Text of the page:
European Brand Owners Still Playing Hardball Against eBay

A few years ago, eBay (NSDQ: EBAY) won a big victory in U.S. courts with its case against Tiffany’s, but can’t seem to replicate that win in Europe, where courts continue to be more friendly to trademark-owners. Today, an EU court ruled that online marketplaces can indeed get in trouble if they don’t take sufficient steps to halt sales that violate trademark law.

eBay has a pretty extensive anti-fraud program already, but some trademark owners–especially luxury goods makers like L’Oreal, who filed this case–have said the company doesn’t go far enough.

It’s important to note that the luxury-goods companies aren’t just going after fakes. Reports from the Guardian and Bloomberg note that L’Oreal also wants to shut down practices like “parallel importation” — also known as sales on the “gray market.” That’s when a re-seller offers up legitimate, non-pirated goods that are simply imported from another market, without the trademark owner’s permission.

Gray-market goods work like this: imagine someone buying legitimate L’Oreal products at a low price in a developing country Egypt or China, and then re-selling them into Europe via eBay or another online marketplace. The re-seller can turn a profit and the European consumer can get a deal.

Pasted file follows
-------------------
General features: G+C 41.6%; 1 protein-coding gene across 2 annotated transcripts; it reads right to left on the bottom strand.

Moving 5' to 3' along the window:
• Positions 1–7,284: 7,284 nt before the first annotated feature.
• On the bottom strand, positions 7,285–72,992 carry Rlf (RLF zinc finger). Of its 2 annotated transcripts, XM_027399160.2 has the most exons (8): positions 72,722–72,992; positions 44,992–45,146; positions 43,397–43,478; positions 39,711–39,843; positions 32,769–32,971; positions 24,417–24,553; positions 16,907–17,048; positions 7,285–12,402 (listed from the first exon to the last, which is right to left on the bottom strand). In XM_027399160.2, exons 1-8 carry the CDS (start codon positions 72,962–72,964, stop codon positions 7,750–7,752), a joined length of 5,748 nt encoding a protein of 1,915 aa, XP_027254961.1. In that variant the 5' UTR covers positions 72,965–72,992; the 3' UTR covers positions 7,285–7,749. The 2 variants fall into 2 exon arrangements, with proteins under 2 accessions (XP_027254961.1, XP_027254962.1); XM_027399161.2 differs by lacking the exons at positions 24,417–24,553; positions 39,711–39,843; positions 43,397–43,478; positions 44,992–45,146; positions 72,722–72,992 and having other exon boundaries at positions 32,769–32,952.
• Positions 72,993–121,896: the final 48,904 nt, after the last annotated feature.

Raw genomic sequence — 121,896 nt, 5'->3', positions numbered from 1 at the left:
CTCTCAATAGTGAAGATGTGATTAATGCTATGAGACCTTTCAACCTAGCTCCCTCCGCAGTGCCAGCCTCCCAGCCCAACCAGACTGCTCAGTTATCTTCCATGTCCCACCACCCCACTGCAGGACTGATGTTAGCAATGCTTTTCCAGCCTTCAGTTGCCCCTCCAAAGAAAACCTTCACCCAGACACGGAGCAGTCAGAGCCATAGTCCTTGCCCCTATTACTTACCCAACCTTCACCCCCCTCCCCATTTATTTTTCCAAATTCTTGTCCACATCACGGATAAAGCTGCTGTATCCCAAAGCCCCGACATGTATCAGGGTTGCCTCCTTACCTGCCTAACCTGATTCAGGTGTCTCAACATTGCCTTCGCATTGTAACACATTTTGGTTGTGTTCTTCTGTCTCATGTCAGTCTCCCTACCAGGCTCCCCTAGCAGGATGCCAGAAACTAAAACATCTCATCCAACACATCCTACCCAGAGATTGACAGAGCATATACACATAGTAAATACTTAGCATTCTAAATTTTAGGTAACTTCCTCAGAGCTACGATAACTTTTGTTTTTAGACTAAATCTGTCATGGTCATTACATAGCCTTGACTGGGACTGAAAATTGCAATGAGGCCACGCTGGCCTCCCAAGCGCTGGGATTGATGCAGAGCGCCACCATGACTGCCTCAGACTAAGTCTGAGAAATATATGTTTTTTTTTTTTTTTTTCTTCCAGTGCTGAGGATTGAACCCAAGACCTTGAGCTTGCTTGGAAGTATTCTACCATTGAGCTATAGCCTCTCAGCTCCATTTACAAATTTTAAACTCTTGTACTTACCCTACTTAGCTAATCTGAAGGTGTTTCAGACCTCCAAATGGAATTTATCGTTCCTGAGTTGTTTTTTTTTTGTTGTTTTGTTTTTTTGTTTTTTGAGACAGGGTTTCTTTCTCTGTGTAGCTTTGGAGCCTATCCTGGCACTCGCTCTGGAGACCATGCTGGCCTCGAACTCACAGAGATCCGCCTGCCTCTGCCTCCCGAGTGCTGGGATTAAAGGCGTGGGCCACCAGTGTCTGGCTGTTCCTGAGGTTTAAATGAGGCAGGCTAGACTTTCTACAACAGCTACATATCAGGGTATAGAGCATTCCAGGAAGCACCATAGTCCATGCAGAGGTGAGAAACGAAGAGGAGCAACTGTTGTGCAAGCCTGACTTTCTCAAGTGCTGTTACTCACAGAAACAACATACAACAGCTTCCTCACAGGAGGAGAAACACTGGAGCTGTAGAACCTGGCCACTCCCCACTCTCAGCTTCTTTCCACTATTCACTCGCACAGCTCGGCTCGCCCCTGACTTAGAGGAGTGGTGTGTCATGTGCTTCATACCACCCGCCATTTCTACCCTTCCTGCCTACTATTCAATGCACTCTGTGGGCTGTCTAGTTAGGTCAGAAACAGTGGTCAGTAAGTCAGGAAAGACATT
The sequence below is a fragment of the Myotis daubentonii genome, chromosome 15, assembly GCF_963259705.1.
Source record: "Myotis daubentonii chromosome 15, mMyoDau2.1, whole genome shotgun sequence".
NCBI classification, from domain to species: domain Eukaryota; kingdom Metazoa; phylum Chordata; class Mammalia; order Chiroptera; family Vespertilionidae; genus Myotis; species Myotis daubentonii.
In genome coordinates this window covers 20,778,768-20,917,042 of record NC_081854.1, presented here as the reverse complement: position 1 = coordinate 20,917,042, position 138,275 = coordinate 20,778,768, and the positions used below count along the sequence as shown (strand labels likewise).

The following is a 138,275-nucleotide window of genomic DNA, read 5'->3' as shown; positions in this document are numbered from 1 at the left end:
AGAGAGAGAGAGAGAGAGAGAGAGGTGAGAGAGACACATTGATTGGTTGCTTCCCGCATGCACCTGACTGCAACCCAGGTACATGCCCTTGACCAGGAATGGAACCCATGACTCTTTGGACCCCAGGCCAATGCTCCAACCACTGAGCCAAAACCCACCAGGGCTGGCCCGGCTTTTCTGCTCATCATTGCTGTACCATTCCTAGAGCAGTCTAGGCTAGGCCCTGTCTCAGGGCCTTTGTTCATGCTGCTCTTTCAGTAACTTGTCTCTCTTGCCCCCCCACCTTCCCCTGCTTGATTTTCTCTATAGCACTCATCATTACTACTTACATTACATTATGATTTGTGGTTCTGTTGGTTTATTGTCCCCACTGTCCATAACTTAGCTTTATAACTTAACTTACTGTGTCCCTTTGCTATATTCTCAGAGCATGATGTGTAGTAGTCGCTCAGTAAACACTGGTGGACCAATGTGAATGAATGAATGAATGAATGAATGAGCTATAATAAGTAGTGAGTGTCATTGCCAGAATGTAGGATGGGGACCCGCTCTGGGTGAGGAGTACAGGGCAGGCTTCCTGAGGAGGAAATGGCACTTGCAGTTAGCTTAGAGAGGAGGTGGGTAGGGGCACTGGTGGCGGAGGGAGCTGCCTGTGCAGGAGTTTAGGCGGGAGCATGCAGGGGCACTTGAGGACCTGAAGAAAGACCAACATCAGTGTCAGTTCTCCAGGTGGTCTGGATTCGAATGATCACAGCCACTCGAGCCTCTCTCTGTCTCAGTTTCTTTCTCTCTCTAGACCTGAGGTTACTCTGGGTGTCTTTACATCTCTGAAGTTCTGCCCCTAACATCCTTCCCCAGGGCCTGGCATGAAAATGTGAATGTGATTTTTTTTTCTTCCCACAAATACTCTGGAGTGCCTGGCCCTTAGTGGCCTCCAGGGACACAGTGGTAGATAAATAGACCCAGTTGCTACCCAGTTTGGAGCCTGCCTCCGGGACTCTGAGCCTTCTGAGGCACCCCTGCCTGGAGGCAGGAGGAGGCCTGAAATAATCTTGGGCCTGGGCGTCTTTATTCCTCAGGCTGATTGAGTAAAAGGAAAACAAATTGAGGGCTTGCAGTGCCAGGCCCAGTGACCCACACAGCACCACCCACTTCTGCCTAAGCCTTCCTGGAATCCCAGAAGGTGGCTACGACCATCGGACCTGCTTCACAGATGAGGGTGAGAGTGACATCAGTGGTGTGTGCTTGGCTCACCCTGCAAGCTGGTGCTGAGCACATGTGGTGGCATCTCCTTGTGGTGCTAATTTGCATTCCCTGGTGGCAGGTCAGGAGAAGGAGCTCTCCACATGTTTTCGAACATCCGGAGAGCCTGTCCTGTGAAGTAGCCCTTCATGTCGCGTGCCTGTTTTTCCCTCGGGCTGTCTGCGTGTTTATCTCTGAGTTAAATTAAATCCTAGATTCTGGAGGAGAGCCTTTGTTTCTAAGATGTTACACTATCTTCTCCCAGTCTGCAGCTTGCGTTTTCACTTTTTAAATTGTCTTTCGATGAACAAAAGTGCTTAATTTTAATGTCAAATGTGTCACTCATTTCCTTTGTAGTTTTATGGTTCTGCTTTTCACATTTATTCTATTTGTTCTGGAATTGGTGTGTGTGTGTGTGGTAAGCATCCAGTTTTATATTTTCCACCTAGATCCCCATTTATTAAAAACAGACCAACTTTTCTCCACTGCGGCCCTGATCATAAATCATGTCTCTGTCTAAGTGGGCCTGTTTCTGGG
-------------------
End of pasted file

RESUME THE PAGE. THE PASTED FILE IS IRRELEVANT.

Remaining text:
Selling gray-market goods is usually legal in the U.S., but European courts have taken a more strict view, as with many trademark issues.

L’Oreal is upset that eBay is using L’Oreal trademarks in various ways, such as purchasing advertisements that are keyed to Google (NSDQ: GOOG) searched on keywords that are also the perfume company’s trademarks. A U.K. court ruled that eBay was in the clear back in 2009, but asked the EU Court of Justice based in Luxembourg to weigh in on the dispute as well. The EU court ultimately saw things differently than the U.K. court.

It will be up to national courts in the EU to enforce any punishments against eBay or other online market that don’t obey trademark rules. The ruling today simply says that national courts may enforce such regulations, and that online marketplaces aren’t going to get the kind of widespread exemption from such scrutiny that they have received in the U.S.

Online marketplaces could be liable in situations in which they take an “active role” in encouraging or promoting deals that violate trademark laws. More importantly, online marketplaces will be able to get in trouble in some cases where they don’t take an active role, if the company was aware of relevant evidence and “should have realised that the online offers for sale were unlawful,” stated the court.

An eBay spokesman played down the decision, telling Bloomberg that “a lot of cases will still have to be assessed by the national courts.” In any case the company has “moved on — we fulfill most of these conditions now anyways.”